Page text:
Definitely, writing one epic in-depth article is harder than publish 500 words every day. But in the long-run, those longreads can bring you the most of traffic and sharing.
Today, the format of a longread is incredibly popular — it brings tons of traffic, people share it on all social media like crazy, it’s evergreen. Ana The New York Times does it, The Guardian does it — all the popular media publish their epic long reads regularly and collect all the benefits. And you can do it too.
Still not persuaded? Here’s the latest research by Ahrefs to back up my words. It showed, that the length of a blog post appeared to be the second most important on-page SEO factor after the age of the page.
To put it simple, Google really “appreciates” longreads and tend to rank them higher.
As we’ve established that long content is really preferable for SEO and by readers, let’s go through all the creation process step by step.
1.Come up with an EPIC topic
Oh, I know how irritating it can be — I’ve spent 18 hours trying to come up with a topic for this very article and it’s not even a real long form text. You’ll suffer way more harshly with the topic you are able to write 2000+ words about.
But hey, somewhere between throwing your keyboard against the wall and decision to start a brand new career, it’ll just strike you.
Here are some ideas. Your first epic post can simply cover all the previous material you’ve already published. You can conduct a small case study and write about it. You can make it an interview enriched with your own comments and notes.
2. Check up on the competitors in your niche.
Just Google the topic you’ve chosen and look at the top articles. How can you write better than that? How can you win their audience and Google’s “affection”? Simple — combine all of their content into your epic long read.
Here’s what you get when you Google “how to write a long read”.
All these guides are pretty old, and we know that Google prefers more “experienced” pages. But check up each of them and you’ll see they are really short and depthless.
So, that’s a good chance to write a grand in-depth article with ease. (Well, not exactly “with ease” as you have 95% of the work to do, but it’s a head start.)
3. Research your topic thoroughly
Research is a necessary part of any article. Maybe you know everything about the topic you’re writing about, but you still need to explore it to its core and find as much information as possible.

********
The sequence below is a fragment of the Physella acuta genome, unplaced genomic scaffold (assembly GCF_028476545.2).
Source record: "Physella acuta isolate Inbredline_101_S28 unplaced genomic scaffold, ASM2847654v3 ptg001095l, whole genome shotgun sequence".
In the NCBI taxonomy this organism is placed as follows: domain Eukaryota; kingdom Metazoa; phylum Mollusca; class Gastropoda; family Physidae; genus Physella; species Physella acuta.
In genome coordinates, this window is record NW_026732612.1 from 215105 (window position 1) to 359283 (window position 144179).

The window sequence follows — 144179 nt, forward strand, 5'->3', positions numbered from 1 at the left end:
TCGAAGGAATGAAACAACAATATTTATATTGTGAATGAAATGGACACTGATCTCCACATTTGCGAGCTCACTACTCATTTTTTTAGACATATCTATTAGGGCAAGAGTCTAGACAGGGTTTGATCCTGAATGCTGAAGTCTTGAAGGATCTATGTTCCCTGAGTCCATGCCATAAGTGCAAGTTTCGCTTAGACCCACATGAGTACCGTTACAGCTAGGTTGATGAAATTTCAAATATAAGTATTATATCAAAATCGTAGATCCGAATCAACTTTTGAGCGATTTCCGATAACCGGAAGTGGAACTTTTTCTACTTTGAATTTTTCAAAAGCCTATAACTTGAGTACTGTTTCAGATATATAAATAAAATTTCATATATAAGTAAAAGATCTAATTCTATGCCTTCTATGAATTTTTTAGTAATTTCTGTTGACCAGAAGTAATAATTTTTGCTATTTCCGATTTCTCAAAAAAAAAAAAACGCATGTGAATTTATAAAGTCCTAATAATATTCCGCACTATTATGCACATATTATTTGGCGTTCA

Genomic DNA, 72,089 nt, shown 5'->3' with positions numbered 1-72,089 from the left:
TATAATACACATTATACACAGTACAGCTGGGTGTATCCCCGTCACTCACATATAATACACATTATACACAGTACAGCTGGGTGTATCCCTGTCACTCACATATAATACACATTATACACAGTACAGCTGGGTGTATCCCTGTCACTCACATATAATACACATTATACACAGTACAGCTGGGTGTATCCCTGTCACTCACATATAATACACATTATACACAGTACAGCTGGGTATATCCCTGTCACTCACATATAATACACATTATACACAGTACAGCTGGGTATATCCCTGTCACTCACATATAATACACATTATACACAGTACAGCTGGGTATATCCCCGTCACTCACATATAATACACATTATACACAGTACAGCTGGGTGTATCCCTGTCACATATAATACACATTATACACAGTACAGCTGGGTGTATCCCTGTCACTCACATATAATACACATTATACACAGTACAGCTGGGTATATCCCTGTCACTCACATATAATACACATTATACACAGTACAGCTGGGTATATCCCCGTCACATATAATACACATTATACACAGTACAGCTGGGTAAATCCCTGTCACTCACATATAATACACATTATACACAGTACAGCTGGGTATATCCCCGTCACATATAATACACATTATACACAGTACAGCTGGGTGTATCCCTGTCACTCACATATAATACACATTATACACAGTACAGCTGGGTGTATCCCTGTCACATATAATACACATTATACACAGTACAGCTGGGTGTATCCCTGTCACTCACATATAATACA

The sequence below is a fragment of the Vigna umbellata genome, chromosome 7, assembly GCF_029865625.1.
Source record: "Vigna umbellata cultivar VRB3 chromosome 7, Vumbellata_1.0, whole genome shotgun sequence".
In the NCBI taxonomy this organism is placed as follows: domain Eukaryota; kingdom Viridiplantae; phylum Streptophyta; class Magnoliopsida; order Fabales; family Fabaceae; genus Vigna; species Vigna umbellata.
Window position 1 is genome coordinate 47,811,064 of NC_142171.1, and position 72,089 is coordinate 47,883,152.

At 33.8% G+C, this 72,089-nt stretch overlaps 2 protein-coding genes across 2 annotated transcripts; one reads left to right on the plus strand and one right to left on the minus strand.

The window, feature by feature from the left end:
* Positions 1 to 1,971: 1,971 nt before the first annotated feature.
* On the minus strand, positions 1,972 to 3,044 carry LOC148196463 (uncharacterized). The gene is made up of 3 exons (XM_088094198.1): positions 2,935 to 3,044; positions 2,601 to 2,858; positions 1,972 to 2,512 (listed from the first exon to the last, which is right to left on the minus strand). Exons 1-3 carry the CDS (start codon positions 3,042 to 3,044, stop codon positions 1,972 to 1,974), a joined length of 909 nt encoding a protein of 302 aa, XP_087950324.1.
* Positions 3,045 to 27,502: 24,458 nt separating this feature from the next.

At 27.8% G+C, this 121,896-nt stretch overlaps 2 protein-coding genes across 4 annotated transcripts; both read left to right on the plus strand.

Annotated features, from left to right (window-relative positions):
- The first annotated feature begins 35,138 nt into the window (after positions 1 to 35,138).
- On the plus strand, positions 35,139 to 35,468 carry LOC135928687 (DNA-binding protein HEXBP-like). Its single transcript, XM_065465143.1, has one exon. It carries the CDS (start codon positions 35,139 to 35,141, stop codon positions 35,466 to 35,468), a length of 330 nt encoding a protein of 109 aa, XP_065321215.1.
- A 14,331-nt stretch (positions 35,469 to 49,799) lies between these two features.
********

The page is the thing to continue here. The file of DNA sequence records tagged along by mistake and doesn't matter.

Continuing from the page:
When it comes to long-form content, it becomes even more important. You’ll need to backup your article with scientific findings, statistics and interesting case studies, include different point of views. It will immediately make an article more trustworthy and, why deny it, add some extra words to the overall score.
Don’t forget to save all the useful quotes which you could use in your future article (and links to them, of course).
4. Create a clear outline
First thing I do before reading a new long read is looking through it quickly. In 90% of cases, my decision on whether I’m going to spend an hour or more on a text depends on its outline (I give the rest 10% to visuals and design, but more about this is coming soon).
If you’re about to write a lot of words and want people to read it, your article should be easy scan-able all the way.
That is the first thing to do — create a great plan with a lot of headings and subheadings. Especially if your article is a listing or consists of many different parts. All the titles should be easy-to-understand and appealing.
Write a short draft of what you’re going to describe in each of the sub-sections.
5. Write it out
Just write it out.
By now, you have an outline and a lot of information. The only thing left is to write a lot of words.
The best way is to note everything — every single idea, every sentence you have in your head. Don’t forget to include quotes and links you’ve collected on the research stage. As a final result, you’ll get a long rough copy with all your thoughts in it.